Microsoft is currently working on two new security features for Microsoft Edge that will protect users while surfing the Internet and make it difficult for others to access the passwords stored in their browser.
Currently, when you manually type URLs into Edge’s address bar, the browser tries to load the Hypertext Transfer Protocol (HTTP) version of a site first, as opposed to the HTTP Secure (HTTPS) version. While HTTPS works just like HTTP, the difference between these two types of sites is that HTTPS sends traffic over an SSL-encrypted tunnel so that it cannot be spied on.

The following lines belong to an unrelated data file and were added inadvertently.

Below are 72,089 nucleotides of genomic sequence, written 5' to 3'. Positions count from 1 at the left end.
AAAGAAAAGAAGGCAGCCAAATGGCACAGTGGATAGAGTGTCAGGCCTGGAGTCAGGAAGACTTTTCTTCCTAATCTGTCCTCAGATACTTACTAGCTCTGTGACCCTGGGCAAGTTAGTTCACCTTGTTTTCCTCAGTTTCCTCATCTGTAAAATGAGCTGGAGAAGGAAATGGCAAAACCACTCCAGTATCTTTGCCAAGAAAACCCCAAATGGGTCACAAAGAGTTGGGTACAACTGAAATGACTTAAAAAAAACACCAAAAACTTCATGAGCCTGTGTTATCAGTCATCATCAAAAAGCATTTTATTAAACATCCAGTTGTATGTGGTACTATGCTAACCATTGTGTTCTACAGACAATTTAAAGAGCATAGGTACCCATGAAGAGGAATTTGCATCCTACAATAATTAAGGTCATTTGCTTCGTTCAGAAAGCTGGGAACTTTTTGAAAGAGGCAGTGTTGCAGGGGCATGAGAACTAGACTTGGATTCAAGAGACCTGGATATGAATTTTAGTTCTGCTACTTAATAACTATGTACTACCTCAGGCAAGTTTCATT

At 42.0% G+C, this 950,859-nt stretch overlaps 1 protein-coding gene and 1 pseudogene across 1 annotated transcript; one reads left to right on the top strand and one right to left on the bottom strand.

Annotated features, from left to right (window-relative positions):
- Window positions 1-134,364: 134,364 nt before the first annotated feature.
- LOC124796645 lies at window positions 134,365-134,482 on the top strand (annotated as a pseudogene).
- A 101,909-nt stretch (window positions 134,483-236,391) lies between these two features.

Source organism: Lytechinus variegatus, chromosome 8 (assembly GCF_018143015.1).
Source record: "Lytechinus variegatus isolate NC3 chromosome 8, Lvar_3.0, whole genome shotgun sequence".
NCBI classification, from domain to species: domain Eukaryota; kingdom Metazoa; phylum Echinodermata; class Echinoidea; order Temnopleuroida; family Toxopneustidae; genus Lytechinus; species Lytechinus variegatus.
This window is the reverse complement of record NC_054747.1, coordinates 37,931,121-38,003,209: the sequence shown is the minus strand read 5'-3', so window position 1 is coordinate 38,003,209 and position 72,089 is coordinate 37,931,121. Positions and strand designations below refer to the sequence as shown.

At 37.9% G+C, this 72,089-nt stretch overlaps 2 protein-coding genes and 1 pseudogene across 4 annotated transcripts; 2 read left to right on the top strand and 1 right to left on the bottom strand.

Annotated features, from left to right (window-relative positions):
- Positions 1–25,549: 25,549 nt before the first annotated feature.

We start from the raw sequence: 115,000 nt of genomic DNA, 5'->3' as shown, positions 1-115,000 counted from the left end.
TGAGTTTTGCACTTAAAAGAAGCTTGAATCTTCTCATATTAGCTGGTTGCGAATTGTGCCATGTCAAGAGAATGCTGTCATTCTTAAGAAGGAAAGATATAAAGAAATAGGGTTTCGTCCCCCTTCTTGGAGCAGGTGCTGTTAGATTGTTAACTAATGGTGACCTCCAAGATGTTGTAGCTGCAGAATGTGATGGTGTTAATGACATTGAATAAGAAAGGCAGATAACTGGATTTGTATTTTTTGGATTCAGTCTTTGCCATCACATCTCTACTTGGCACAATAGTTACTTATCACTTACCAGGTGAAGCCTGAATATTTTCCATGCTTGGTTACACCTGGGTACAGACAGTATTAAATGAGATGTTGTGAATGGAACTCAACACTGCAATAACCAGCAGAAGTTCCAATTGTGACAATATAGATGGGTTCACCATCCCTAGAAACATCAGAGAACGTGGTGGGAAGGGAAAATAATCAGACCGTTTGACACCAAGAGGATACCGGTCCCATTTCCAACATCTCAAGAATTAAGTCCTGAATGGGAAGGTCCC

Starting with version 92 of Edge, the browser automatically connects to the HTTPS version of URLs entered in the address bar through a new feature called Automatic HTTPS. If this feature launches in early June, it will be optional and Edge users will be able to enable it from the browser’s Settings menu.
Although automatic HTTPS protects users from navigating to unsafe websites, it can lead to …